With Canadian crops becoming increasingly valuable and serving an expanding market, Canada has become one of the largest producers of peas in the world, with production estimated at 4.6 million tonnes in 2020 alone.
In 2021, French company Roquette made Manitoba home to the world’s largest pea protein factory with the unveiling of its Portage la Prairie facility.
However, according to Nandika Bandara, assistant professor at the University of Manitoba and Canada Research Chair in Food Proteins and Bioproducts, most of the protein produced is exported and not processed in Canada.
While Roquette processes protein in Canada, Bandara pointed out that they use a traditional alkaline extraction method in their factory.
Traditional alkaline extraction involves using a high pH to make the protein soluble, followed by a low pH to make it a precipitate. Although this widely used industrial technique is simple and suitable for mass production at low cost, it can decrease the nutritional value of proteins. Bandara explained that this process also damages certain aspects of the protein’s functionality, such as its thickening ability.
Earlier in September, Bandara received funding through Research Manitoba’s New Investigator Operating Grant competition for his project “Novel and Sustainable Technologies for the Development and Functionalization of Protein Ingredients from Canadian Cultures.” He plans to expand protein innovation in the Canadian food industry.
“What we’re proposing in this particular method is a method that allows us to extract the protein from Canadian crops, without changing the pH at extreme temperatures,” Bandara said. “Theoretically, the functional properties should be retained without any changes.”
“The advantage of using or developing this method is [that] then we can develop protein ingredients without damaging protein function,” he added.
Bandara and his research team focus on four major themes in their work. This includes using crops grown in Canada to develop protein ingredients, modifying proteins and improving their functionality for different food and non-food applications, he explained.
Bandara and his team have recently developed a new protein extraction technology that has never been seen before in the food industry.
“There was an extraction technology for small molecule compounds for deep eutectic solvents, but it was not used before for large molecules like proteins,” he said.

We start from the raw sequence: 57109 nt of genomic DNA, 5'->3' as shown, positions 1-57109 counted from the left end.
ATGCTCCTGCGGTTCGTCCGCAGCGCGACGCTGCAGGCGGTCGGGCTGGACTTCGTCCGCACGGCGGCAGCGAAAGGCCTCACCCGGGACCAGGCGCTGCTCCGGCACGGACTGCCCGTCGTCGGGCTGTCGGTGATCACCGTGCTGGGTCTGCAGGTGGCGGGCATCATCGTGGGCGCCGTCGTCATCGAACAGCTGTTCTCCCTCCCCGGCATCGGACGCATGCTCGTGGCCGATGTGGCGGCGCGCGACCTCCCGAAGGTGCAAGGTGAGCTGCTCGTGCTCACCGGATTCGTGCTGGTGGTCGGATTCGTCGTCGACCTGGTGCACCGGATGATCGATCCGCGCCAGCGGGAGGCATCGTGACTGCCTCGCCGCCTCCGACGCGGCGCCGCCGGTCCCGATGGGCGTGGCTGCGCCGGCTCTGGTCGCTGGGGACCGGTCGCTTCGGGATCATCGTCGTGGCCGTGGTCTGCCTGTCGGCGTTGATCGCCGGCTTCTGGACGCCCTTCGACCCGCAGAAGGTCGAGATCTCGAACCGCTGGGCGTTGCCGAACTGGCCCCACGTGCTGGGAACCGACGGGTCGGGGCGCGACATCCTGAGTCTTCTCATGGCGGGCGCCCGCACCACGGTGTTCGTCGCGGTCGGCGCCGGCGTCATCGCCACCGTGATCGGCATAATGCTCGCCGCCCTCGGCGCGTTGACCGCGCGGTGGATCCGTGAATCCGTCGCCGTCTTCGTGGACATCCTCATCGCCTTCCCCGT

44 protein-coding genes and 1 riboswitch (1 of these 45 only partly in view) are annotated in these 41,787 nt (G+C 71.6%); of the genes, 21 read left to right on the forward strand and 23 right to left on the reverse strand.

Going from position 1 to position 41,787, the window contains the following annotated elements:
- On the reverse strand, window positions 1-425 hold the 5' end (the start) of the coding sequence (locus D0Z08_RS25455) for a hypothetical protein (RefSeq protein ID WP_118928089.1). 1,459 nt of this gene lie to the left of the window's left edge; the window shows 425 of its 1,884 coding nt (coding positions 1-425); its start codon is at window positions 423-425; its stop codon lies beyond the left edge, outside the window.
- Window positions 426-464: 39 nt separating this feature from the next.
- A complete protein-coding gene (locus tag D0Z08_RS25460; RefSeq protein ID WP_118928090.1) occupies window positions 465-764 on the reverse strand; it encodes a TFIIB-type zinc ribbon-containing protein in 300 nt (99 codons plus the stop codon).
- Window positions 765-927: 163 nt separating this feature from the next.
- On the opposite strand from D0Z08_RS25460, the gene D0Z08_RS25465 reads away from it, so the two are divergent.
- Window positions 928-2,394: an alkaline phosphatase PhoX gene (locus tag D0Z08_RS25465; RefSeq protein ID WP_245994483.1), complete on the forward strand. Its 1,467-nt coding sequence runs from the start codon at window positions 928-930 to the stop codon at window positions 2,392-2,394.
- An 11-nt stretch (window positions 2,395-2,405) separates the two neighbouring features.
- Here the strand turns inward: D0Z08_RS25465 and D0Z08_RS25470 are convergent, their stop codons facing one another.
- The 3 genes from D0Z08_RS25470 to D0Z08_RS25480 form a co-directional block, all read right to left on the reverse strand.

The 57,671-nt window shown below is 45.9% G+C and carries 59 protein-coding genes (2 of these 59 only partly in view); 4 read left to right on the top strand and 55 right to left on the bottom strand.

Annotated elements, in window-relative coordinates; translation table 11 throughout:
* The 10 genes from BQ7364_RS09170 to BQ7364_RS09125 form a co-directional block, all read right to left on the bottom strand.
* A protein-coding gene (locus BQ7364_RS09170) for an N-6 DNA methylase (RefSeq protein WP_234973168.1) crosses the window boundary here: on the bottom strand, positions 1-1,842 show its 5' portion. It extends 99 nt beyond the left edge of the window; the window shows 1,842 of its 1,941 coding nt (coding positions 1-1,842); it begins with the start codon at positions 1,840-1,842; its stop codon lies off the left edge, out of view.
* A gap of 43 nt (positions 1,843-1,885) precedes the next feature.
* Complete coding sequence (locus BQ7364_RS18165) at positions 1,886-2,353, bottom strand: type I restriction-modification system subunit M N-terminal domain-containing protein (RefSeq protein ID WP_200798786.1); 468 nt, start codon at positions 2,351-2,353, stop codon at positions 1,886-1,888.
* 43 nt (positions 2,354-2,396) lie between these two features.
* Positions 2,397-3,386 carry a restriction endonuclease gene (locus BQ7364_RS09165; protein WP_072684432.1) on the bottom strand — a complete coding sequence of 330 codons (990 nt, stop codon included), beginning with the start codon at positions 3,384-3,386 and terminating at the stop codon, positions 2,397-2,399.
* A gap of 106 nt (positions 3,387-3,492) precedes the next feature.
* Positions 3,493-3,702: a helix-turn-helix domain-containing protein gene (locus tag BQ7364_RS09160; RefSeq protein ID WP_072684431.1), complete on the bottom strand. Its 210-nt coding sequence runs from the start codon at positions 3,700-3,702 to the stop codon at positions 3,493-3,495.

“So we actually modified this method to accommodate large molecules of larger size and higher molecular weight.”
Food packaging applications are Bandara’s next research topic. He explained that work is underway on the production of food packaging using protein and lignocellulosic materials – plant-based materials containing cellulose.
Bandara explained that when extracting protein – from a pea, for example – materials remain. “We use this leftover material, which mainly contains lipids and cellulose, to prepare food packaging tubes,” he said.
Bandara noted that the cellulose is then broken down into nanocellulose, a tiny particle that his team has used to enhance the useful properties of pea protein.
Bandara’s last two research themes focus on the application of proteins in the healthcare industry and the development of biomedical materials.
He explained that these proteins are used to grow nanostructures – structures ranging from one nanometer to 100 nanometers – which contain and deliver active compounds such as drugs.
Bandara also mentioned that some of the group’s work involves using ultra-plump keratin — a structurally fibrous protein produced naturally by the body — to develop healing materials aimed at accelerating skin growth.
In their research, Bandara and his team apply green technology methods using reusable materials, thereby reducing waste.
All materials used by the team are food grade materials, non-toxic and safe for direct contact with food.
These innovative and sustainable technologies developed by Bandara and his team can be used in other food applications, which benefits Canadian farmers and the processing industry and further propels the Canadian agri-food scene.
“If you can develop highly functional protein ingredients from the most commonly grown Canadian crops, that’s a valued market,” Bandara said.